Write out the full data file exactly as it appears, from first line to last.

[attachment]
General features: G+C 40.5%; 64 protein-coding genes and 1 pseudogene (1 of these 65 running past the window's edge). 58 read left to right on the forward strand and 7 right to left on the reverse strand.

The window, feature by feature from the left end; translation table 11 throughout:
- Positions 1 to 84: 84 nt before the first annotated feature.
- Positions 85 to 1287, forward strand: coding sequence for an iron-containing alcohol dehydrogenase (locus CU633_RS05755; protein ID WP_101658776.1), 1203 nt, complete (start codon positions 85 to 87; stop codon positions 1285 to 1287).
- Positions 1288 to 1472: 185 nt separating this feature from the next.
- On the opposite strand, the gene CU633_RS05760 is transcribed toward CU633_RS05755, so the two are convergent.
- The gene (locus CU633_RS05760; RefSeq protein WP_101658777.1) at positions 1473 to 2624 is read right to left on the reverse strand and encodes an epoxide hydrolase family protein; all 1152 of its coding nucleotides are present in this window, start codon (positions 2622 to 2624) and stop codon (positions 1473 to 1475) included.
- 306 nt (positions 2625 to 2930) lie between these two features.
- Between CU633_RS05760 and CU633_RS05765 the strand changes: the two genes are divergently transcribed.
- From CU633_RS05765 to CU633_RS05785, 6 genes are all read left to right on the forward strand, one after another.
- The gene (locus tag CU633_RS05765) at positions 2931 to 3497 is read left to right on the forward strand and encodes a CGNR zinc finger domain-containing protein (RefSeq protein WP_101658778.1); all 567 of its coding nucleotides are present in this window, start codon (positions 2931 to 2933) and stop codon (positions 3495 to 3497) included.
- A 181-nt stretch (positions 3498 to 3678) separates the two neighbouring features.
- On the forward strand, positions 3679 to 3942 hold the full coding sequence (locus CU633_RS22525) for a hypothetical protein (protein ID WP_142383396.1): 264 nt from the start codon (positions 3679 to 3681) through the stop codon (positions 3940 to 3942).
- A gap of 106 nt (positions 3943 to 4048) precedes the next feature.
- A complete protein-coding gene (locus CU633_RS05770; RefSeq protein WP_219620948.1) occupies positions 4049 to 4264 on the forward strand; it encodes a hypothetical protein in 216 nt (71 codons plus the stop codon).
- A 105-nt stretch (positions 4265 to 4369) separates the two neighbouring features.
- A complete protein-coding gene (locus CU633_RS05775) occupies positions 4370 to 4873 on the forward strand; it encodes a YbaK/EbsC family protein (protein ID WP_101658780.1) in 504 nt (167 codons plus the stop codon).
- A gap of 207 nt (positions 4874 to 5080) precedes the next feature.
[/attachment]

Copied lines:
General features: G+C 40.5%; 64 protein-coding genes and 1 pseudogene (1 of these 65 running past the window's edge). 58 read left to right on the forward strand and 7 right to left on the reverse strand.

The window, feature by feature from the left end; translation table 11 throughout:
- Positions 1 to 84: 84 nt before the first annotated feature.
- Positions 85 to 1287, forward strand: coding sequence for an iron-containing alcohol dehydrogenase (locus CU633_RS05755; protein ID WP_101658776.1), 1203 nt, complete (start codon positions 85 to 87; stop codon positions 1285 to 1287).
- Positions 1288 to 1472: 185 nt separating this feature from the next.
- On the opposite strand, the gene CU633_RS05760 is transcribed toward CU633_RS05755, so the two are convergent.
- The gene (locus CU633_RS05760; RefSeq protein WP_101658777.1) at positions 1473 to 2624 is read right to left on the reverse strand and encodes an epoxide hydrolase family protein; all 1152 of its coding nucleotides are present in this window, start codon (positions 2622 to 2624) and stop codon (positions 1473 to 1475) included.
- 306 nt (positions 2625 to 2930) lie between these two features.
- Between CU633_RS05760 and CU633_RS05765 the strand changes: the two genes are divergently transcribed.
- From CU633_RS05765 to CU633_RS05785, 6 genes are all read left to right on the forward strand, one after another.
- The gene (locus tag CU633_RS05765) at positions 2931 to 3497 is read left to right on the forward strand and encodes a CGNR zinc finger domain-containing protein (RefSeq protein WP_101658778.1); all 567 of its coding nucleotides are present in this window, start codon (positions 2931 to 2933) and stop codon (positions 3495 to 3497) included.
- A 181-nt stretch (positions 3498 to 3678) separates the two neighbouring features.
- On the forward strand, positions 3679 to 3942 hold the full coding sequence (locus CU633_RS22525) for a hypothetical protein (protein ID WP_142383396.1): 264 nt from the start codon (positions 3679 to 3681) through the stop codon (positions 3940 to 3942).
- A gap of 106 nt (positions 3943 to 4048) precedes the next feature.
- A complete protein-coding gene (locus CU633_RS05770; RefSeq protein WP_219620948.1) occupies positions 4049 to 4264 on the forward strand; it encodes a hypothetical protein in 216 nt (71 codons plus the stop codon).
- A 105-nt stretch (positions 4265 to 4369) separates the two neighbouring features.
- A complete protein-coding gene (locus CU633_RS05775) occupies positions 4370 to 4873 on the forward strand; it encodes a YbaK/EbsC family protein (protein ID WP_101658780.1) in 504 nt (167 codons plus the stop codon).
- A gap of 207 nt (positions 4874 to 5080) precedes the next feature.